Because the Supreme Dictator is used to being obeyed by the Flatheads, he audaciously disobeys Ozma and threatens to make her and Dorothy his prisoners. Dorothy may think the Su-Dic has no right to be so arrogant, but he disagrees because he believes he is more powerful than Ozma.
a shrine where a prophetic god is consulted
"I know who you are, for I have consulted my Magic
Oracle, which told me that one calls herself Princess Ozma, the Ruler of all the Land of Oz, and the other is Princess Dorothy of Oz, who came from a country called Kansas.
given to arguing
Ozma did not like this attitude, for it meant that the Skeezers were eager to fight the Flatheads, and Ozma's object in coming here was to prevent fighting and induce the two
quarrelsome neighbors to make peace.
You two girls may even be spies of the
vile Flatheads, for all I know, and may be trying to trick me.
having or showing arrogant superiority to
Queen Coo-ee-oh gave the girl a
leave someone who needs or counts on you; leave in the lurch
"I see you've a lot to do here, Ozma, in this
forsaken corner of the Land of Oz.
someone who is dazzlingly skilled in any field
Coo-ee-oh pretended to be very grateful for these favors, but it seems that all the time she was jealous of the three
Adepts and secretly tried to discover their arts of magic.
emitting light as a result of being heated
When night fell all the interior of the Great Dome, streets and houses, became lighted with brilliant
incandescent lamps, which rendered it bright as day.
revelry and feasting in the Queen's palace, and the music of the royal band could be plainly heard in Lady Aurex's house, where Ozma and Dorothy remained with their hostess and keeper.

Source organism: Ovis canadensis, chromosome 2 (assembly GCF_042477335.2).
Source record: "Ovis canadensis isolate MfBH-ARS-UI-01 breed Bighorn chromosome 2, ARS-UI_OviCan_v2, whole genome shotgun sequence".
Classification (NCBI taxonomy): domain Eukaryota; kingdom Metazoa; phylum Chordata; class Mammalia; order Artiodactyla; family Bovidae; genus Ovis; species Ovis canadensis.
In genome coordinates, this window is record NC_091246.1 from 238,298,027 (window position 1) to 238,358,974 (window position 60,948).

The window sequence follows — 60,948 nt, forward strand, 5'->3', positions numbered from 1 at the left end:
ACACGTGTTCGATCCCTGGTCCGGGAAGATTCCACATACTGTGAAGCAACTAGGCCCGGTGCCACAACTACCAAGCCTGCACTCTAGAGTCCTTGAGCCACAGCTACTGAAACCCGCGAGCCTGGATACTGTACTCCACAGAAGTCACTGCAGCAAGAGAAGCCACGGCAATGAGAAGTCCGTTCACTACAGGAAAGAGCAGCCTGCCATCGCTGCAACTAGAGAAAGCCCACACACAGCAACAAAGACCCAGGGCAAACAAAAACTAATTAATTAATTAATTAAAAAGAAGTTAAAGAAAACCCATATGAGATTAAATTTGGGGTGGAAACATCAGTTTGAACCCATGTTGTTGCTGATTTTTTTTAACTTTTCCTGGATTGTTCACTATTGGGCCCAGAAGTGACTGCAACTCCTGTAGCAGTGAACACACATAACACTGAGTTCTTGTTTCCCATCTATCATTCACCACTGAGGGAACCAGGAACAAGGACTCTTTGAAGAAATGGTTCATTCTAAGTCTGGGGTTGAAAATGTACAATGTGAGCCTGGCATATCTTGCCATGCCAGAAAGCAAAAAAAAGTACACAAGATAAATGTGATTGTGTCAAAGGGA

By this time the top of the dome was quite under water and suddenly the island stopped sinking and became
separate or cut with a tool, such as a sharp instrument
The door instantly closed behind it and the dark object
cleaved its way through the water, without rising to the surface, directly toward the place where the Flatheads were standing.
The dark object cleaving the water is a submarine. The use of the verb "cleave" emphasizes the weapon-like nature of the submarine, which the Queen of the Skeezers is planning to use to fight the Flatheads. It also emphasizes the nature of the water to Dorothy and Ozma, who are currently trapped within a submerged island and could use a sharp instrument to cut through the dome and water.
feeling or expressing pain or sorrow for sins or offenses
The Su-dic stopped short and looked at the overturned vessel with a
The Su-Dic is not rueful because of any sins or offenses he'd committed against others; rather, he is sad that his own dancing knocked over the vessel and spilled out all the poison he was going to use to kill the fishes (including the three magic Adepts who could take away his power).